The book also proves nicely that bold hypocrisy is not a modern invention. After Brandeis' death in 1941, Frankfurter wrote in the Harvard Law Review, "A man so immersed in affairs as Louis D. Brandeis must have closed the door on many of his interests when he went on the bench."

Or, in 1944, when Frankfurter was asked to comment on the possibility of Roosevelt running for a fourth term, Frankfurter said, "I have an austere and even sacerdotal view of the position of a judge on this Court, and that means I have nothing to say on matters that come within a thousand miles of what may fairly be called politics."

Murphy adds: "A strange response indeed from the man who had helped mastermind FDR's 1940 presidential campaign from his seat on the Court."

Indeed.

But Murphy's focus is much broader than the financial connection and he dwells effectively on the ideas, gossip, information, concepts, strategy, and political goals transmitted to others in Washington and elsewhere by the two justices. They were energy sources; they seemingly were at the center of Washington life, de facto members of friendly administrations. Brandeis had enormous impact on President Woodrow Wilson, particularly regarding World War I; Frankfurter had a large influence on Roosevelt, again especially on FDR's policies before and during World War II.

As the extent of the old boy network is revealed, Murphy also by implication exposes a major weakness in political Washington today. Supreme Court justices are isolated to a fault. President Reagan's counselor Edwin Meese probably could benefit from some private conversations or secret correspondence with the more diligent members of the current court, say Justice William Rehnquist or Lewis Powell. And Rehnquist and Powell could surely do with some insight into the way the executive branch really functions.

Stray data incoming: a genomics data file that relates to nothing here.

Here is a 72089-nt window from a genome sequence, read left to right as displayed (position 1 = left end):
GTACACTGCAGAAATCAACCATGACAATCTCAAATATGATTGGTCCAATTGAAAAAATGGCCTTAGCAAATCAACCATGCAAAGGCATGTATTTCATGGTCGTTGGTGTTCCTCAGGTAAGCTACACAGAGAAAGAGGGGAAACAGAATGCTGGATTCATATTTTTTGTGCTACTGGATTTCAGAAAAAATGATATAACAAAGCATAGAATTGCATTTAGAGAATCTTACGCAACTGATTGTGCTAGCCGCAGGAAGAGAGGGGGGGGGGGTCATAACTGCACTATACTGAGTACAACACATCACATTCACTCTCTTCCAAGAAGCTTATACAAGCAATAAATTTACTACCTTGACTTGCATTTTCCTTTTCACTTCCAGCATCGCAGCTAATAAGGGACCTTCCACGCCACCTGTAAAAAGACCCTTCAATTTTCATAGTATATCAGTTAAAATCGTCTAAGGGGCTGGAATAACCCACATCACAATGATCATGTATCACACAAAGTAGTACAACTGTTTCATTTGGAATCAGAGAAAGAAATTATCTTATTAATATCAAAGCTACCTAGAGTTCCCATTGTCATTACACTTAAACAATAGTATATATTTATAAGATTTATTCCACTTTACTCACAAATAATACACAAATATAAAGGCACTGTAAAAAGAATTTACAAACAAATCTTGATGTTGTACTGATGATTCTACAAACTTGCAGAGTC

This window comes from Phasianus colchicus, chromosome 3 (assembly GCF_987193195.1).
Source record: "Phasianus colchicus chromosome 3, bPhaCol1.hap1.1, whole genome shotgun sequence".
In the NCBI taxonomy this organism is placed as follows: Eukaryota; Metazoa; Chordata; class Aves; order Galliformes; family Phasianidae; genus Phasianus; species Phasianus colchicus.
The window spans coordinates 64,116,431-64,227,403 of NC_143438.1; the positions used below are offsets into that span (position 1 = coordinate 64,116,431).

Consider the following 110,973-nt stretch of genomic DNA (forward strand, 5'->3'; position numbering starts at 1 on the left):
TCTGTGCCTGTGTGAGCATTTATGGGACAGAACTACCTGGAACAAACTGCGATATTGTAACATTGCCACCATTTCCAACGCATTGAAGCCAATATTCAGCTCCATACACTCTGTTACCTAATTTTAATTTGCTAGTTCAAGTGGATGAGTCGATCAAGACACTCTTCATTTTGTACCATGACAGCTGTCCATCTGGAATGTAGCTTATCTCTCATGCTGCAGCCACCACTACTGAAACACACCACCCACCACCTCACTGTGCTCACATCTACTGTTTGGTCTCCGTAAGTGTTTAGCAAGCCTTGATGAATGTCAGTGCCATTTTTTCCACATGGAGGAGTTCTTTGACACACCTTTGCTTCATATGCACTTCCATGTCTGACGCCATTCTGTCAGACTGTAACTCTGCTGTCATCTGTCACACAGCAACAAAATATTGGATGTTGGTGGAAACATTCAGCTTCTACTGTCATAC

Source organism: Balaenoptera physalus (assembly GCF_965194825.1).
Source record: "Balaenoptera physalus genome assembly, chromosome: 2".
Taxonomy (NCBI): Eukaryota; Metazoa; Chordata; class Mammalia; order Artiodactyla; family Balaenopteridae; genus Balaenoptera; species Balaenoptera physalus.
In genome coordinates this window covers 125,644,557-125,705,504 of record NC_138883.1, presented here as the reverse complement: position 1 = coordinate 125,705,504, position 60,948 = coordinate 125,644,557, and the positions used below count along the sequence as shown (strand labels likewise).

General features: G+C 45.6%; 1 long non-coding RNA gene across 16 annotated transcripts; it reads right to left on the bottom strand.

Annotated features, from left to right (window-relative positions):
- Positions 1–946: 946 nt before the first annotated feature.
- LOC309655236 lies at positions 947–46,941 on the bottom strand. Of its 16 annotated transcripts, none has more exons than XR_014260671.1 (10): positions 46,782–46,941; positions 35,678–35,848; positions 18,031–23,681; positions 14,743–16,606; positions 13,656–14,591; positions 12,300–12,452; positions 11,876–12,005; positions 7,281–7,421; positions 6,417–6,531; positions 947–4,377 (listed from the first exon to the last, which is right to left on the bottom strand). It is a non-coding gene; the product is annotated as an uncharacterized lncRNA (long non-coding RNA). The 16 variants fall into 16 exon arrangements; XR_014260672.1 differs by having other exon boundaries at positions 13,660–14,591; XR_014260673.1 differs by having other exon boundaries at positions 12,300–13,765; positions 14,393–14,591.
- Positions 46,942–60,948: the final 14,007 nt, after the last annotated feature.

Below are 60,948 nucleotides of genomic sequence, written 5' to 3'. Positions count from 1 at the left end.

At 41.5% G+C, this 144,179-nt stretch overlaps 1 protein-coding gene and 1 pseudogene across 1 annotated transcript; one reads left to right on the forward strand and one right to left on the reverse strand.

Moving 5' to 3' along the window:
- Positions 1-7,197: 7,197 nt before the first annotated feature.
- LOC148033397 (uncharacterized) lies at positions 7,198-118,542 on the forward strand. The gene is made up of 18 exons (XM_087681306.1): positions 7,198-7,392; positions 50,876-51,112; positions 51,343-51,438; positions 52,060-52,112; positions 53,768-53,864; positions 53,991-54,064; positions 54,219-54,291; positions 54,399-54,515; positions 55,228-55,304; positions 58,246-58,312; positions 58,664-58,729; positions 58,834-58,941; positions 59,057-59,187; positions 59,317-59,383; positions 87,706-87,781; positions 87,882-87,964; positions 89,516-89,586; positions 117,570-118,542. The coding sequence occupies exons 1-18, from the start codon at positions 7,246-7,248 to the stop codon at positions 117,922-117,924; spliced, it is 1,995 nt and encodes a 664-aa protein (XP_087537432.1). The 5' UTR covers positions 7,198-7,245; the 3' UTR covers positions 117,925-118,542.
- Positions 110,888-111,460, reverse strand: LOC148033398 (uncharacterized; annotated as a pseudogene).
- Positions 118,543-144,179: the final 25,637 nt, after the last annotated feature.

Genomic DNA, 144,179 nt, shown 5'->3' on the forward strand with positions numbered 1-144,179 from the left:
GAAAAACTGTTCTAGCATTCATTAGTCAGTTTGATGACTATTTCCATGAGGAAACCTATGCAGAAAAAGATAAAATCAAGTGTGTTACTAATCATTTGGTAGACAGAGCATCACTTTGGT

Reagan himself and Justice Harry Blackmun, author of the controversial 1973 abortion ruling, might each learn something over a private dinner. The members of the current court need desperately to come down from their citadel, talk with law professors and students, and maybe tour the South Bronx or far Northeast Washington. Reagan, his attorney general, the justices, senators, House members, even journalists and academics ought to spend a weekend locked in a room to thrash out the school busing issues.

The point is a simple one. Washington could use a Brandeis or a Frankfurter to stir the pot. The existence of such meetings and discussions, should they ever occur, should probably be announced to the public. Supreme Court Justices are permitted to read speeches and papers from the other branches of government; they can read books and newspapers. It is poppycock to think that an honest exchange with the real people behind the words could somehow corrupt the Court.

Government has become more of a mess than ever. The parts don't talk to each other very well, if at all. This breakdown accounts in part for the recent failures of the Supreme Court. As widely noted, opinions are frequently splintered--with no majority speaking in a loud, clear voice. Too often the opinions are tuned to the sensibilities of the justices or their law clerks, with justice so and so joining the opinion in parts 1, 3 and 7, concurring in the result but agreeing with another justice's dissent in part 2. From this comes chaos. Few can tell what the Court is saying. And those who have to govern abandon all hope for clarity and simplicity. In practicing judicial purity, the Court has become the monastery that Frankfurter imagined but never believed in.